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High Court: Protest limits during 2nd lockdown were unlawful, all fines annulled

Government said restrictions were imposed to protect against outbreak, but critics maintained rules designed to halt anti-Netanyahu demonstrations

Illustrative: Israelis march in protest against Israeli Prime Minister Benjamin Netanyahu, at the entrance to Jerusalem, January 30, 2021. (Olivier Fitoussi/Flash90)
Illustrative: Israelis march in protest against Israeli Prime Minister Benjamin Netanyahu, at the entrance to Jerusalem, January 30, 2021. (Olivier Fitoussi/Flash90)

The High Court of Justice ruled Sunday that regulations that limited anti-government protesters to within a kilometer of a person’s home during the country’s second coronavirus lockdown last fall were unlawful.

Any fines given to demonstrators for breaking those rules will be canceled, the court ruled. The decision also bars the government from imposing such a regulation in the future.

The rule only lasted two weeks, between September 30 and October 13, at the height of Israel’s second infection wave.

The limitation was intensely controversial and petitions were immediately filed with the High Court by several anti-government groups. The government then told the court that it would not extend the special emergency measure beyond the initial two-week period.

FILE: Israelis protest against Prime Minister Benjamin Netanyahu at Dizengoff Square in Tel Aviv, October 8, 2020. (Tomer Neuberg/Flash90)

The limitation led the protests to morph from rallies mostly centered around Jerusalem, Tel Aviv, and a few other major cities to widespread events held throughout the country, as people protested in central intersections and bridges near their homes. This style of protest lasted well beyond the lifting of the lockdown rules.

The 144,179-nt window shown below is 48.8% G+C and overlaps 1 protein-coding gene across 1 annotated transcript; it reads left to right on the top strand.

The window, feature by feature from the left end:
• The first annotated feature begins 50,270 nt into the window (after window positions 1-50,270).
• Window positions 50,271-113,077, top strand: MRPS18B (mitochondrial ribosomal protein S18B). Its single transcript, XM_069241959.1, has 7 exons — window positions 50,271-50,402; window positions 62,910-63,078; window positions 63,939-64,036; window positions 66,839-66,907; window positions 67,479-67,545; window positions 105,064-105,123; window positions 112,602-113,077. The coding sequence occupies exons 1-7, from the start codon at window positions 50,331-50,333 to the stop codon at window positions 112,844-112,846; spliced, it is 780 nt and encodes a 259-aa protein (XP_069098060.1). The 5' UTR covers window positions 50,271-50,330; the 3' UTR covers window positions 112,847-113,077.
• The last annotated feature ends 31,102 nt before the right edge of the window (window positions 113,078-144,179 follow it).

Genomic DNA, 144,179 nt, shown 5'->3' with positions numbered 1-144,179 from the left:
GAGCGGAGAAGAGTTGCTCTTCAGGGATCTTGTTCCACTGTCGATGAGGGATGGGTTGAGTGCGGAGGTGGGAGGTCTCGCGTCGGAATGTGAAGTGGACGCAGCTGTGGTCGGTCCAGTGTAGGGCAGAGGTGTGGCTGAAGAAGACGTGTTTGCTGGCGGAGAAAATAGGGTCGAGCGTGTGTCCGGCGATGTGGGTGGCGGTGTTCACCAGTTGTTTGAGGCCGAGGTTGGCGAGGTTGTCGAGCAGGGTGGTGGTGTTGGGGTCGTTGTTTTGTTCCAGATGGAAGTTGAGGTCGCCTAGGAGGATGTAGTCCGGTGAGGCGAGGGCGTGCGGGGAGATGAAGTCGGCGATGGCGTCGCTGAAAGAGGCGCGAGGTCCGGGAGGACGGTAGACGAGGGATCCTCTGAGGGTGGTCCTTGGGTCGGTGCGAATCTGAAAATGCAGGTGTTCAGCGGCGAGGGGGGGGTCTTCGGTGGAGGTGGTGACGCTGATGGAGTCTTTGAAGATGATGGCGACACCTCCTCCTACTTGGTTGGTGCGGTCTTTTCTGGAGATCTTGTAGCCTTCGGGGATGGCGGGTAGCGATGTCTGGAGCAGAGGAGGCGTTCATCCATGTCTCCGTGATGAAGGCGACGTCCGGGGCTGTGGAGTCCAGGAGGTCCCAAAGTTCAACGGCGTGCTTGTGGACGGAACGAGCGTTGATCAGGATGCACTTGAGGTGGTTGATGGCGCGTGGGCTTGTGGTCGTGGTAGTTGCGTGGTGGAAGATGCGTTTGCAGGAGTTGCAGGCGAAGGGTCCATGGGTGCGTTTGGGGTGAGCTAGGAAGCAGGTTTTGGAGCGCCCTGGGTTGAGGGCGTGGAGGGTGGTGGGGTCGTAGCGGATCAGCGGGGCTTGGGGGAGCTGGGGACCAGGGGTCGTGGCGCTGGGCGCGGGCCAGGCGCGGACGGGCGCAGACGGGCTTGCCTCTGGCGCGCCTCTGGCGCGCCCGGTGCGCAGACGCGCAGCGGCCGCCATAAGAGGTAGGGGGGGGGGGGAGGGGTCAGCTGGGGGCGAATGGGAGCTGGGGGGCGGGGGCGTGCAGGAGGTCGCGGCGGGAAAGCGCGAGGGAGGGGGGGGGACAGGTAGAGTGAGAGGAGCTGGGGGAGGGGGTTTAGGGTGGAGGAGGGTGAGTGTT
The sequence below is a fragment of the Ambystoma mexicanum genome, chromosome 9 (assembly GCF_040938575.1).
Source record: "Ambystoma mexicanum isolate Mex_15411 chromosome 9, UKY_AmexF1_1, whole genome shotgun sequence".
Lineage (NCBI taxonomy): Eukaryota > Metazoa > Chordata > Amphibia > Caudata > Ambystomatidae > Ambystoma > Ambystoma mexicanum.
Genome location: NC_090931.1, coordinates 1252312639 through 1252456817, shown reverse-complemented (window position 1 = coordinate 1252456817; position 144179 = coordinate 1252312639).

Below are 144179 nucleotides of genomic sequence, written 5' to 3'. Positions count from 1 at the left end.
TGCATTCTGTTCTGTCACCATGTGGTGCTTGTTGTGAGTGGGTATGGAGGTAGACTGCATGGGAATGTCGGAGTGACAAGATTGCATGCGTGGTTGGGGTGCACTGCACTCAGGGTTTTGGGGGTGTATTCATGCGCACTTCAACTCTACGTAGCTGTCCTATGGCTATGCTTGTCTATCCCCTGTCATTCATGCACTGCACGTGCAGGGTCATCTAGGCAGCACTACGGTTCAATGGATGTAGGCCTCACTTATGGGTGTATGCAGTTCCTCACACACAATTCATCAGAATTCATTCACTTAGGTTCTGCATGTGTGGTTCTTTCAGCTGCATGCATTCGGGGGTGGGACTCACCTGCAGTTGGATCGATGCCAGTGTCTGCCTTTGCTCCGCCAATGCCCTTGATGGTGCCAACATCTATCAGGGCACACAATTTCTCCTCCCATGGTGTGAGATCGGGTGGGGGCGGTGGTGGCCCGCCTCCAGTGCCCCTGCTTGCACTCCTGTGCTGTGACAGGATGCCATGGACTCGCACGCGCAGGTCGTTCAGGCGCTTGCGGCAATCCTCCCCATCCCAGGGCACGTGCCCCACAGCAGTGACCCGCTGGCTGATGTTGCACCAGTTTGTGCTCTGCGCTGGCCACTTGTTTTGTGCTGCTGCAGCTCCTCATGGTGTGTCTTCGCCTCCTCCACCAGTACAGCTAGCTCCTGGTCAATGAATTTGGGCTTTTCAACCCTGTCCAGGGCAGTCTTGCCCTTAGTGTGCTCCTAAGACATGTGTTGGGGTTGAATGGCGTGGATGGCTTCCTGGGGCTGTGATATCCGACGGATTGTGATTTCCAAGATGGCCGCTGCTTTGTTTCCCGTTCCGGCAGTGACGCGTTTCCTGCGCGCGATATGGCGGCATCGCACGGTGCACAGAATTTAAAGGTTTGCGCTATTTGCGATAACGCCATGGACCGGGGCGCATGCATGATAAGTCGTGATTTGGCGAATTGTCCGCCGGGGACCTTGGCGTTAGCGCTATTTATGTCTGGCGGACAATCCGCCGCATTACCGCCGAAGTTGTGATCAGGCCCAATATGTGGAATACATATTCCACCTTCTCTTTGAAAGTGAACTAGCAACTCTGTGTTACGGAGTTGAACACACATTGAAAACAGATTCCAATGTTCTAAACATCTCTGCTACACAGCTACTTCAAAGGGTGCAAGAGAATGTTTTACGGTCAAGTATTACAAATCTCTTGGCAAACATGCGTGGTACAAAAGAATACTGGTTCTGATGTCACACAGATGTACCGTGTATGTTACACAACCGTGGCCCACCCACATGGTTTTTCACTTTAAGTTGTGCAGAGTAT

The rule set by the government was widely thought at the time to be specifically targeting protests against Prime Minister Benjamin Netanyahu, which had become a weekly affair for a year.

The main site of the protests has been outside the official Prime Minister’s Residence on Jerusalem’s Balfour St., with later offshoots including the area outside the Netanyahus’ private home in Caesarea and bridges and highway overpasses throughout Israel.

The protesters have rallied against Netanyahu during his corruption trial and what they see as his government’s unsatisfactory handling of the coronavirus pandemic and its economic fallout.

One of the largest of these protests so far was held on March 20, in what was the final mass protest before the latest Knesset elections. Tens of thousands of demonstrators reportedly gathered in Jerusalem on that Saturday evening.

Israelis protest against Prime Minister Benjamin Netanyahu near his official residence in Jerusalem, on March 20, 2021, a few days before the Israeli general elections. (Yonatan Sindel/Flash90)

At its height in mid-summer 2020, the anti-Netanyahu protest movement saw tens of thousands take to the streets in Tel Aviv and Jerusalem, with thousands more carrying black flags and protest signs on bridges and intersections across the country.

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